Some will call me a naive idealist, but going to my 50th reunion renewed my hope that there will come a day when every adult can look back and at least know they had equal opportunity — to have dreams, and a level playing field on which to work hard to fulfill them. And when they return to their 50th high school reunion, they’ll laugh with their classmates like I did, and say, “Remember when?” And the memories will be good.





Collaborative Experimentation

Many thanks for all the birthday wishes. 68 is going pretty well, so far. I’m still trail running, and riding my mountain bike, and climbing, and writing a lot, and — this may be the most amazing part — I even got my office purged of junk. See? Isn’t that nice? (Tom pats self on back.) My theory is that a clear space will equal a clear head and ergo more room for creativity. Anyone have any data that supports or refutes that notion they’d like to contribute? We’ll think of it as collaborative experimentation.

Leave of Absence


In 38 years of writing, there has never been a time in which I haven’t split my energies: writing and teaching 5th grade, writing and teaching ESLin Japan, writing and teaching kindergarten, writing and traveling all over the country (and the world) to do author visits in schools, writing and serving on the faculty of Vermont College of Fine Arts. For 34 of those 38 years I have also been an involved dad, helping Debbie raise our two daughters, Kelsey and Amy.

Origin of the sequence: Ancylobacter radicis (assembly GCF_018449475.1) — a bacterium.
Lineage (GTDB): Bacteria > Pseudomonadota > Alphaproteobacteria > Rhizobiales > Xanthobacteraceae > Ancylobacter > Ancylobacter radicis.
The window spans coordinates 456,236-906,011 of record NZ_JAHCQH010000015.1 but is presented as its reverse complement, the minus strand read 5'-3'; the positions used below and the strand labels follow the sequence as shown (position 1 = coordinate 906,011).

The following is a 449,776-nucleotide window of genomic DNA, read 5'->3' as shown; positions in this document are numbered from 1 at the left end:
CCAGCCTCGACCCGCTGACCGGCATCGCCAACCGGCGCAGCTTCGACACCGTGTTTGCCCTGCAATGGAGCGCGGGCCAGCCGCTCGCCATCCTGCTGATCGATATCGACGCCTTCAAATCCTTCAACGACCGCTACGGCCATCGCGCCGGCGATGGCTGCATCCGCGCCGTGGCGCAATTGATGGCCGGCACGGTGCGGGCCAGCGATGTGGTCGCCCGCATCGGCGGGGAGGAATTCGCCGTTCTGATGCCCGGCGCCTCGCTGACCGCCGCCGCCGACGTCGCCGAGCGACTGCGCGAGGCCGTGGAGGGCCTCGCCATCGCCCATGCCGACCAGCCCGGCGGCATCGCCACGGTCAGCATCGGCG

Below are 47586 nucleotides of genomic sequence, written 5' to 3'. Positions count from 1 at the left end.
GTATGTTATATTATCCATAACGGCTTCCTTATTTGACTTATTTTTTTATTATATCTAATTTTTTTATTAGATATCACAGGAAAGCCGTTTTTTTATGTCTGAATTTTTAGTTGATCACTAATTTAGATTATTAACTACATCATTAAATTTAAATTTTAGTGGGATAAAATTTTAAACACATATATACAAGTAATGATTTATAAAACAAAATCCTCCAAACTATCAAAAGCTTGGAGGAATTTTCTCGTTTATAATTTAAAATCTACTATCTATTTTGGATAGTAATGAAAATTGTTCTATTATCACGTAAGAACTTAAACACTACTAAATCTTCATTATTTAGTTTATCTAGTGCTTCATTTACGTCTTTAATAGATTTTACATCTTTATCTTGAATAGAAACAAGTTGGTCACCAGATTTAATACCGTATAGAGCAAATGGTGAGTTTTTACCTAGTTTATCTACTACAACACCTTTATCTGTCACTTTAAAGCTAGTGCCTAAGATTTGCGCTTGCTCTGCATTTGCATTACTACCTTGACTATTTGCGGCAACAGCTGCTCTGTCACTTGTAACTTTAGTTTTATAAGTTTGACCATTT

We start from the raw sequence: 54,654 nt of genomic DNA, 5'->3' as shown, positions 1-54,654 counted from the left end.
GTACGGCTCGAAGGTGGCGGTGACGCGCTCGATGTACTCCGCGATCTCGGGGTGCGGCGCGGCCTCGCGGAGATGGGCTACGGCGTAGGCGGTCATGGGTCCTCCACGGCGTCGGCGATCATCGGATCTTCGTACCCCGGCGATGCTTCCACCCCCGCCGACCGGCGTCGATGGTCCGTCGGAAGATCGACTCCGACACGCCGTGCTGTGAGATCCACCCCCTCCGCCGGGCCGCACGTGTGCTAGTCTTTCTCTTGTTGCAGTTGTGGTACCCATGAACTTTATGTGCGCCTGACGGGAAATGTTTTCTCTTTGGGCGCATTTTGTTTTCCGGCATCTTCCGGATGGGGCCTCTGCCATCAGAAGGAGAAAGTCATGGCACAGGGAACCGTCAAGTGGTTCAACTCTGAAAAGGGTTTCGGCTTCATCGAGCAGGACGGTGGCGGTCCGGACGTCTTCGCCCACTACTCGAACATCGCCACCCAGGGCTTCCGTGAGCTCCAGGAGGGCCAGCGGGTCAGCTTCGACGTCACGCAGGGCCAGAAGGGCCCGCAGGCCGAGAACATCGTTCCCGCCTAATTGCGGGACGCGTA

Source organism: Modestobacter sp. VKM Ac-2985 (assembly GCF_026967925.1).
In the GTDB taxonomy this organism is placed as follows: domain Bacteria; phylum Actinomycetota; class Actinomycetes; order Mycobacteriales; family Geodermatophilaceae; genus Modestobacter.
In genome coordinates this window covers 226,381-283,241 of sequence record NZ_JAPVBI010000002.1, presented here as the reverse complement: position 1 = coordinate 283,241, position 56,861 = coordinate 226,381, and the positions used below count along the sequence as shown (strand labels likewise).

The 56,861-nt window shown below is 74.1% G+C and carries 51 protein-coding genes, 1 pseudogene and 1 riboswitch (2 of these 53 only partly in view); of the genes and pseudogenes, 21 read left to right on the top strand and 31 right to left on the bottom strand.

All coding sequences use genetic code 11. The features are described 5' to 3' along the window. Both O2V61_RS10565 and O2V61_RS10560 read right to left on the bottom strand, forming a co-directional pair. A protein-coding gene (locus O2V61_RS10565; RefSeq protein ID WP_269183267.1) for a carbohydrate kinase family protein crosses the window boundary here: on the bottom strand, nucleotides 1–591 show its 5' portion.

That has changed. (Well, not the parenting part; you never stop being a parent.) I am beginning a leave of absence from VCFA. This will allow me to concentrate on my next young adult novel (tentatively titled Blowup), a middle grade novel, as well as several picture books. To say that I’m excited is an understatement. I am totally stoked!

The flip side to this elation is knowing that I won’t be in Montpelier in July for the VCFA residency. Which means I won’t be able to meet in person with my previous students at the picnic tables under the big maple and talk about writing. Or to sit in the audience clapping wildly when Max and Adam give their graduate readings and deliver their lectures, then cross the College Hall stage along with the rest of their stellar class to receive their MFA diplomas. Or to to stay up late with beloved and brilliant faculty in the Noble Landing Lounge and discuss . . . well, anything under the New England stars. I will miss all of that, and I’m very very sorry.

Still, in my mind I will take a walk with each and every one of the VCFA community who mean so much to me — down to the waterfall by the old mill, and soak in that beauty together. Once on the trail together, always on the trail together . . .


What is art, anyway?

After a discussion at breakfast about art and how it is defined, a question arose: If the same aesthetic mindfulness brought to the arts we have traditionally considered “official” (painting, music, theater, writing, dance, etc.) is brought to something most people would brush off as “ordinary” — say, pruning an apple tree, or setting the table for dinner, or folding laundry — can that be art too? And if so, what would your ordinary art(s) be?